Ibn Hajar said in his explanation of the noun ‘swear’ that it is according to the testimony of the deceased’s relatives, and if they demanded defendants or murderers to be subjected to penalty, he also denoted the word (qasama – testimony) to murder in particular. Imam of the Two Holy mosques said that to linguists, testimony is a designation referring to people who swear and testify. He also said in ‘Mohkam’: Testimony refers to a group swearing or testifying to something they’ve witnessed. Al-Qurtubi said in ‘Mufhm’: The Prophet, peace be upon him, accepted their testimony due to his wisdom and generosity as well as to ward off evil and bring about righteousness and harmony, especially since the convict remained unknown. Judge Iyad said: ‘This Hadith is one of the sources and principles of Islam’s verdicts, since it was espoused by all the imams, the companions’ predecessor, followers, nation’s scholars of the regions of Hijaz, Sham, and Kofa’ (14). Al-Nawawi in his explanation of this hadith said, ‘This demonstrates the validity of taking testimony from a non-Muslim’ (15).
In addition, if we examine the treaties made by the Prophet, peace be upon him, we will notice the varied aspects of tolerance and equality in these treaties, such as The Madinah Constitutional Announcement, which had forty-seven paragraphs, and included a treaties sections with the Jews; some of it is as follows:
24 – Jews spend money with Muslims as long as they’re warriors.
31 – Jews of Bani Thalaba, have the same right as Jews of Bani Awf except for those who sin and are unjust .
37 – Jews and Muslims should provide for themselves independently, but must work together in defeating whoever battles them; and they should counsel and advise each other.
45 – When they are asked to reconcile they must reconcile, as each side must ally with the other parties’ allies, except for those who fight us against our religion.
46 – As Jews and their masters, have the same rights as the right of Jews mentioned in this document, and Allah is the best witness to this document.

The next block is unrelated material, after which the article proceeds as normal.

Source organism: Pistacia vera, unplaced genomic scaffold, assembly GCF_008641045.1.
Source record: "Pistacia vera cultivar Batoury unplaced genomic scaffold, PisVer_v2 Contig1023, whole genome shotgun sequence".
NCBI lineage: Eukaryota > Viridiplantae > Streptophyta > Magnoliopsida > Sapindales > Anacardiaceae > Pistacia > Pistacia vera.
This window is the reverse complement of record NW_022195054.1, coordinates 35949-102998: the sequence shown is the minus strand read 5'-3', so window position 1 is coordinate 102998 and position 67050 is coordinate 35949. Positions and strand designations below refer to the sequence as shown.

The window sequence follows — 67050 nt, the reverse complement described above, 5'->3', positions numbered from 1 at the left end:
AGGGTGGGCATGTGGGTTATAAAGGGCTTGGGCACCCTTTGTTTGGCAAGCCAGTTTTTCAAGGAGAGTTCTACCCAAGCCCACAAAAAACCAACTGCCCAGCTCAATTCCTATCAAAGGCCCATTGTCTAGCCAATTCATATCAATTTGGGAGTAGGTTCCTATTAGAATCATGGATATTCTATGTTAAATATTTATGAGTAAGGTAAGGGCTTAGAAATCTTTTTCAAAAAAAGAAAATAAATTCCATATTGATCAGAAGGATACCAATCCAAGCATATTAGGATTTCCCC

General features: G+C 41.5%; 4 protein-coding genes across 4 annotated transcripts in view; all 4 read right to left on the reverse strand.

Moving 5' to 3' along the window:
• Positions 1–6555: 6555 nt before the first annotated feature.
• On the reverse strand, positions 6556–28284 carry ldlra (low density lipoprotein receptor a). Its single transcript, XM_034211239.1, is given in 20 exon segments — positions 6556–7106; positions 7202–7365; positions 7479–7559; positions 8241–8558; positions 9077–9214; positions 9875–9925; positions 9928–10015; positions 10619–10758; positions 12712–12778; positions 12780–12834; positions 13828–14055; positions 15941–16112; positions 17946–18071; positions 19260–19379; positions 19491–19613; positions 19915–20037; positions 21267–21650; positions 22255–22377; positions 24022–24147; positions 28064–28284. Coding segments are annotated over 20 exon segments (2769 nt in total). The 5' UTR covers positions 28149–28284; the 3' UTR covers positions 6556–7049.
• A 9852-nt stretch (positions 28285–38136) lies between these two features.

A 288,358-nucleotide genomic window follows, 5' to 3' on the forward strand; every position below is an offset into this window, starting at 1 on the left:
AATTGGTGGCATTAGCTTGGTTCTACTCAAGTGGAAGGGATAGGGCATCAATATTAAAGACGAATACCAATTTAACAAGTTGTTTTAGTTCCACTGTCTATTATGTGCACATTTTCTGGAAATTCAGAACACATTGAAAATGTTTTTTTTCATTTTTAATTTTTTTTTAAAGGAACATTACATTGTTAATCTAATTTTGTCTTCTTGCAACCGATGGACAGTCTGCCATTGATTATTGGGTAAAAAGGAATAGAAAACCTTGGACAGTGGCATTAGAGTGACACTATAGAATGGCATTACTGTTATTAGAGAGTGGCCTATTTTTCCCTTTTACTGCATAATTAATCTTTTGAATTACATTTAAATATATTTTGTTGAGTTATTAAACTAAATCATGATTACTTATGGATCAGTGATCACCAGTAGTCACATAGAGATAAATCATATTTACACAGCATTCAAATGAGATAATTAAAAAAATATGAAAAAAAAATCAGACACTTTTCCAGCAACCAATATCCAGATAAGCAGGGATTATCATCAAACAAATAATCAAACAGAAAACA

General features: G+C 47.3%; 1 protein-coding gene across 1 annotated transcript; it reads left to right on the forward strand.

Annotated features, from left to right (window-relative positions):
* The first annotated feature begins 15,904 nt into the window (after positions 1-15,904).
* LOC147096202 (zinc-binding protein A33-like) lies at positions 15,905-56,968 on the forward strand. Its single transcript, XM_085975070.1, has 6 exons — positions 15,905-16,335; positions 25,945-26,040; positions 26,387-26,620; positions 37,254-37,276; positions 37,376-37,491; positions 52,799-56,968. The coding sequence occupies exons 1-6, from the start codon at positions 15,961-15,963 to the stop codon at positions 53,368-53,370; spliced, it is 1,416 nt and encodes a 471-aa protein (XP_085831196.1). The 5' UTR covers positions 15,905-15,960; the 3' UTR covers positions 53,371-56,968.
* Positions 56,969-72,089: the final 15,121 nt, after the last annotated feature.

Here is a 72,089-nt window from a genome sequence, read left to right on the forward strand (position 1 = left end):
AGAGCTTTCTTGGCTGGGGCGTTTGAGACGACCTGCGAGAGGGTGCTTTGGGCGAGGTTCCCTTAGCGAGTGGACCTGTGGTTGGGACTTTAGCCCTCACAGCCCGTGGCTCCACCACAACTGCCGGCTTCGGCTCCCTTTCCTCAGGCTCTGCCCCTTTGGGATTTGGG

47 – This treaty doesn’t guarantee the rights of the sinful or unjust, but whoever ventures out of Madina is safe, and whoever resides in it is safe, except for the heinously sinful or unjust. May Allah protect the righteous, and the Messenger of Allah Muhammad, peace be upon him. (16).
Ibn Zenjoah commented about the quote, ‘Jews spend money with Muslims as long as they’re warriors,’ refers to spending money on battle in particular, for they are required in assisting them in their battles against their enemies, and therefore Jews had to contribute in Muslims’ battles and in return Muslims shared the spoils with them. As for saying, ‘Jews of Bani Awf are part of Muslims’ nation,’ it refers to their assistance to Muslims in battle through their stipulated alimony, although doesn’t refer to their religion since it is stated: ‘Jews have their religion and Muslims have their religion.’ (17).
Furthermore, the biographer Dr. Akram Ben Dhia Alomrey, in analyzing this treaty, explains that 25 to 35 addressed the relationship with Aws and Khazraj Jews, as it referred to their Arabic tribes, and approved of their treaty with Muslims. ‘Jews of Bani Awf are part of Muslims’ nation’: this phrase has been mentioned in the book, ‘A Nation of Believers,’ which quoted Abu Obaid as saying, ‘He was referring to their assistance to Muslims in battling their enemies, through their stipulated alimony, but it doesn’t refer to their religion as he stated: Jews have their religion and Muslims have their religion.’ (18) Ibn Ishak said: ‘With the faithful’ is the more accurate phrase (19).